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Environ Health Perspect. 2007 May;115(5):720-7. Epub 2007 Feb 5.

Atrazine-induced aromatase expression is SF-1 dependent: implications for endocrine disruption in wildlife and reproductive cancers in humans.

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1
Department of Medicine and Bioregulatory Science, Graduate School of Medical Science, Kyushu University, Fukuoka, Japan.

Abstract

BACKGROUND:

Atrazine is a potent endocrine disruptor that increases aromatase expression in some human cancer cell lines. The mechanism involves the inhibition of phosphodiesterase and subsequent elevation of cAMP.

METHODS:

We compared steroidogenic factor 1 (SF-1) expression in atrazine responsive and non-responsive cell lines and transfected SF-1 into nonresponsive cell lines to assess SF-1's role in atrazine-induced aromatase. We used a luciferase reporter driven by the SF-1-dependent aromatase promoter (ArPII) to examine activation of this promoter by atrazine and the related simazine. We mutated the SF-1 binding site to confirm the role of SF-1. We also examined effects of 55 other chemicals. Finally, we examined the ability of atrazine and simazine to bind to SF-1 and enhance SF-1 binding to ArPII.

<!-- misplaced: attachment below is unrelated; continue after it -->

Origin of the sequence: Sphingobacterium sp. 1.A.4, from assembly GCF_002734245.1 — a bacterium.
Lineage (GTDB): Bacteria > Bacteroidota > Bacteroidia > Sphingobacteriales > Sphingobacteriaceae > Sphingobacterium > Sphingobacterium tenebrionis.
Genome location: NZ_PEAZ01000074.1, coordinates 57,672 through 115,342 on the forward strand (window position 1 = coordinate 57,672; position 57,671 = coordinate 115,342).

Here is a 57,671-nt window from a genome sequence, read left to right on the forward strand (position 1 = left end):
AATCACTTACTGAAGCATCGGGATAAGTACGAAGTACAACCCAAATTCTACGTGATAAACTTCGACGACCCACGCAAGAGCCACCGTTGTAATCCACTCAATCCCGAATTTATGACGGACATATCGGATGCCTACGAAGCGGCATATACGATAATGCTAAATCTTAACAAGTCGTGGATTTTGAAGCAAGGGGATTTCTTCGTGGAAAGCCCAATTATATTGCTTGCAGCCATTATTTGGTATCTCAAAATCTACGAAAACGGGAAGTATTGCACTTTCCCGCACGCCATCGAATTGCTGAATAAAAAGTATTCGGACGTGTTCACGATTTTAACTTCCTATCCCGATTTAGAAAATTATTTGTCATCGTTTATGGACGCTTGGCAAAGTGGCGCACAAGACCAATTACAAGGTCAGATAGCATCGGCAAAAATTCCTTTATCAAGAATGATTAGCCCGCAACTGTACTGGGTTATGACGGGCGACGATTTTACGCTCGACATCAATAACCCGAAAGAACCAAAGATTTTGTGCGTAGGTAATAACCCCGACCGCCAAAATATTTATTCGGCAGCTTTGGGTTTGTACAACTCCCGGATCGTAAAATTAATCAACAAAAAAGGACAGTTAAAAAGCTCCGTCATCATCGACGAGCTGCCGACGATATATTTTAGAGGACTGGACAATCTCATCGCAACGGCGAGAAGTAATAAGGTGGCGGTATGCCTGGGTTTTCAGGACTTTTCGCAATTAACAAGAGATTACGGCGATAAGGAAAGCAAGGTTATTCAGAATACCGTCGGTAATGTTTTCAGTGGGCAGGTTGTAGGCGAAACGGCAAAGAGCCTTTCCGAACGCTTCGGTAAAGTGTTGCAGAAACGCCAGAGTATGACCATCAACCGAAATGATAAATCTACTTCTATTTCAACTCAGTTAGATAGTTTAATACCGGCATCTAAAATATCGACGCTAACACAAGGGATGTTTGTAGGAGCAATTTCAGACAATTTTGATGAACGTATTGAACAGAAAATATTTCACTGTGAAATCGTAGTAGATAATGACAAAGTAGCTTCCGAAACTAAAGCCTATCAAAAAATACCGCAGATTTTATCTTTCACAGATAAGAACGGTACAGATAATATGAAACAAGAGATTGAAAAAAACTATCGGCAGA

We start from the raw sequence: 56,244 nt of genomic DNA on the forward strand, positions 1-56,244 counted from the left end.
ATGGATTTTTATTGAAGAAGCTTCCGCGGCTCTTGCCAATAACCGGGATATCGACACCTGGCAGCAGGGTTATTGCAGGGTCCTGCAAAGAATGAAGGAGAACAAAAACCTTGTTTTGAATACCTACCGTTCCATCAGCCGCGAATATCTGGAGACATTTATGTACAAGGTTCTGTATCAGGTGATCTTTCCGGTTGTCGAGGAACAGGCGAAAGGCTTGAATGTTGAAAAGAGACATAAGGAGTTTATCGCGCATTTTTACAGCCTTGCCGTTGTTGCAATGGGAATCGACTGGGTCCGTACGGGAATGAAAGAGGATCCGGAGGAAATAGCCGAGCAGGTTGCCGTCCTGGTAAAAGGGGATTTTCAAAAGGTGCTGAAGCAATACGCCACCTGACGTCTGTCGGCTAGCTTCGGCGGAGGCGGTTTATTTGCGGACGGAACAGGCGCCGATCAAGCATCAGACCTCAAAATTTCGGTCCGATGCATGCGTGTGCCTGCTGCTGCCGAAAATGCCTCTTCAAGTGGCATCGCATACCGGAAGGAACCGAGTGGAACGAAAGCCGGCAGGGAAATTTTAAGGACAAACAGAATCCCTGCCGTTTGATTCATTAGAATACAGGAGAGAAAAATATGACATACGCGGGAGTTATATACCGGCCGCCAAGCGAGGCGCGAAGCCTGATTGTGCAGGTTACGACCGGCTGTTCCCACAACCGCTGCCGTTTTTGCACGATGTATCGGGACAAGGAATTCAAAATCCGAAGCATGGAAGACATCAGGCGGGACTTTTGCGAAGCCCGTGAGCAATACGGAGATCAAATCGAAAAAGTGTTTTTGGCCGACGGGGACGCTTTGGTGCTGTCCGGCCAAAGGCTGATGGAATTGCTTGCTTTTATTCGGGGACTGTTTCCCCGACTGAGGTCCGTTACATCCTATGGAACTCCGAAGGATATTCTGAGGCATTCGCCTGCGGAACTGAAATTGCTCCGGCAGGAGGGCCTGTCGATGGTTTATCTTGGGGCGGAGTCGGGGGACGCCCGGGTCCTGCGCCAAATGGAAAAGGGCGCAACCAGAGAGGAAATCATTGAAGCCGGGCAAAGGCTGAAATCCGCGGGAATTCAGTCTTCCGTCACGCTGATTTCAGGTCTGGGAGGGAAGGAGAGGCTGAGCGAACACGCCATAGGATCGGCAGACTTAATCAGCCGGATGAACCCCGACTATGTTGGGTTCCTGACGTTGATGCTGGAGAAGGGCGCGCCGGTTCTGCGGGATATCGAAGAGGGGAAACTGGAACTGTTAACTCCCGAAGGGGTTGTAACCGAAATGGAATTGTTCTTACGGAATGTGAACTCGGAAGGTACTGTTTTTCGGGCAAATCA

RESULTS:

Atrazine-responsive adrenal carcinoma cells (H295R) expressed 54 times more SF-1 than nonresponsive ovarian granulosa KGN cells. Exogenous SF-1 conveyed atrazine-responsiveness to otherwise nonresponsive KGN and NIH/3T3 cells. Atrazine induced binding of SF-1 to chromatin and mutation of the SF-1 binding site in ArPII eliminated SF-1 binding and atrazine-responsiveness in H295R cells. Out of 55 chemicals examined, only atrazine, simazine, and benzopyrene induced luciferase via ArPII. Atrazine bound directly to SF-1, showing that atrazine is a ligand for this "orphan" receptor.

CONCLUSION:

The current findings are consistent with atrazine's endocrine-disrupting effects in fish, amphibians, and reptiles; the induction of mammary and prostate cancer in laboratory rodents; and correlations between atrazine and similar reproductive cancers in humans. This study highlights the importance of atrazine as a risk factor in endocrine disruption in wildlife and reproductive cancers in laboratory rodents and humans.

PMID:
17520059
PMCID:
PMC1867956
DOI:
10.1289/ehp.9758
[Indexed for MEDLINE]
Free PMC Article
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